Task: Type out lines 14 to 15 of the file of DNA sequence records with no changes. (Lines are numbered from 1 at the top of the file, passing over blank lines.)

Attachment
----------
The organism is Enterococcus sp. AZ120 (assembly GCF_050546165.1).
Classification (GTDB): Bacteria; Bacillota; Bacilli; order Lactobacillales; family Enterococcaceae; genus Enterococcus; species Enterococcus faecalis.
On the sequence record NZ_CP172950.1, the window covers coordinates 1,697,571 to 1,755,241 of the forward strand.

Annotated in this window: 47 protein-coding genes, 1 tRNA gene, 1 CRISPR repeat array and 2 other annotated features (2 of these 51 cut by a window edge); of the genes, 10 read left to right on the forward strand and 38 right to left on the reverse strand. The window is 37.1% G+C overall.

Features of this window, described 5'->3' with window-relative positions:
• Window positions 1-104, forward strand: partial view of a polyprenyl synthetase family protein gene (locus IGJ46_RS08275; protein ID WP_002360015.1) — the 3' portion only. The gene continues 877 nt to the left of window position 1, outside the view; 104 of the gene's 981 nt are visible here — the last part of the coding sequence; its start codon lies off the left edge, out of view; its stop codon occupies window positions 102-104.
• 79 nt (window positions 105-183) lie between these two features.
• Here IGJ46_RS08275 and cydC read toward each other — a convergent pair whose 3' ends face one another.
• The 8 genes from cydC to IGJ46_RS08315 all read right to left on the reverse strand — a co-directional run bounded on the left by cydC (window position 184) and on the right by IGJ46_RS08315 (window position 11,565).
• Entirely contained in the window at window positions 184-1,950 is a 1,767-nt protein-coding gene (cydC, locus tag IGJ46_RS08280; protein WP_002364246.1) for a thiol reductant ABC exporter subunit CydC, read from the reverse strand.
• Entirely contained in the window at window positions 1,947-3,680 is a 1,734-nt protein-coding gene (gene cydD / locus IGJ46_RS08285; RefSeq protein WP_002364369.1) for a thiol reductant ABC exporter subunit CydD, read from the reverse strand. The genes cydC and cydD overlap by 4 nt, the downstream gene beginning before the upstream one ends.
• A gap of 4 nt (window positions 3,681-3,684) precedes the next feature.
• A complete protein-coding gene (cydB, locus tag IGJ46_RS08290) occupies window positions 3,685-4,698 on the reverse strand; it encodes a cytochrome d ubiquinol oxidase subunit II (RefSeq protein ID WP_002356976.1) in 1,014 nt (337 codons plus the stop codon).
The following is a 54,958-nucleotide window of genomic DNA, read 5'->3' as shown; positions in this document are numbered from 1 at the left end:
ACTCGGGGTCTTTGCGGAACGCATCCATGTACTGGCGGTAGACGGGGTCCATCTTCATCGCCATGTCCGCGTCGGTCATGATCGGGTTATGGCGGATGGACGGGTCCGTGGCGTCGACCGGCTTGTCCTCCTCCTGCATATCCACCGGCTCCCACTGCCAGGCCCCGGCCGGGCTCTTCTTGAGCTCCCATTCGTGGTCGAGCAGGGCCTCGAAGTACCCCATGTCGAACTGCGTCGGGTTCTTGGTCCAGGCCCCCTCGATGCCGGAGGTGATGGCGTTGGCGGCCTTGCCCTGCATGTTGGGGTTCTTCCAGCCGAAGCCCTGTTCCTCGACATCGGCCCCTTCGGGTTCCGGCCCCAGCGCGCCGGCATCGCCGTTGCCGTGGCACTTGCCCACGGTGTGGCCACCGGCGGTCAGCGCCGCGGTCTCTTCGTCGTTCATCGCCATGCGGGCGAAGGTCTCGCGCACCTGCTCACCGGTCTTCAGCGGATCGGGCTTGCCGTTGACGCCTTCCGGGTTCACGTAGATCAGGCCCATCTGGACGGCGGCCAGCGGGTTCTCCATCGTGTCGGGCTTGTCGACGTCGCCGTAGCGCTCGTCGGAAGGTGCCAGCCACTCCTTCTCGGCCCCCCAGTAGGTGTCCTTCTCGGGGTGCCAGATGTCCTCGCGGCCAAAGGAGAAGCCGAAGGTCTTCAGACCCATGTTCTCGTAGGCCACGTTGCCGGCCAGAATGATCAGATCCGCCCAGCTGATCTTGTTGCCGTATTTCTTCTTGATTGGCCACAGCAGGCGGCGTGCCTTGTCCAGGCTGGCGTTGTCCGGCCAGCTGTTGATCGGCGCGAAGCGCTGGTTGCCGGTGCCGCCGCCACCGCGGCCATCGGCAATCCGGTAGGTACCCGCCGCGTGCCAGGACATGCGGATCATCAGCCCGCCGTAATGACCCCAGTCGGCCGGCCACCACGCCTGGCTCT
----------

The following is a 54,958-nucleotide window of genomic DNA, read 5'->3' as shown; positions in this document are numbered from 1 at the left end:
ACTCGGGGTCTTTGCGGAACGCATCCATGTACTGGCGGTAGACGGGGTCCATCTTCATCGCCATGTCCGCGTCGGTCATGATCGGGTTATGGCGGATGGACGGGTCCGTGGCGTCGACCGGCTTGTCCTCCTCCTGCATATCCACCGGCTCCCACTGCCAGGCCCCGGCCGGGCTCTTCTTGAGCTCCCATTCGTGGTCGAGCAGGGCCTCGAAGTACCCCATGTCGAACTGCGTCGGGTTCTTGGTCCAGGCCCCCTCGATGCCGGAGGTGATGGCGTTGGCGGCCTTGCCCTGCATGTTGGGGTTCTTCCAGCCGAAGCCCTGTTCCTCGACATCGGCCCCTTCGGGTTCCGGCCCCAGCGCGCCGGCATCGCCGTTGCCGTGGCACTTGCCCACGGTGTGGCCACCGGCGGTCAGCGCCGCGGTCTCTTCGTCGTTCATCGCCATGCGGGCGAAGGTCTCGCGCACCTGCTCACCGGTCTTCAGCGGATCGGGCTTGCCGTTGACGCCTTCCGGGTTCACGTAGATCAGGCCCATCTGGACGGCGGCCAGCGGGTTCTCCATCGTGTCGGGCTTGTCGACGTCGCCGTAGCGCTCGTCGGAAGGTGCCAGCCACTCCTTCTCGGCCCCCCAGTAGGTGTCCTTCTCGGGGTGCCAGATGTCCTCGCGGCCAAAGGAGAAGCCGAAGGTCTTCAGACCCATGTTCTCGTAGGCCACGTTGCCGGCCAGAATGATCAGATCCGCCCAGCTGATCTTGTTGCCGTATTTCTTCTTGATTGGCCACAGCAGGCGGCGTGCCTTGTCCAGGCTGGCGTTGTCCGGCCAGCTGTTGATCGGCGCGAAGCGCTGGTTGCCGGTGCCGCCGCCACCGCGGCCATCGGCAATCCGGTAGGTACCCGCCGCGTGCCAGGACATGCGGATCATCAGCCCGCCGTAATGACCCCAGTCGGCCGGCCACCACGCCTGGCTCT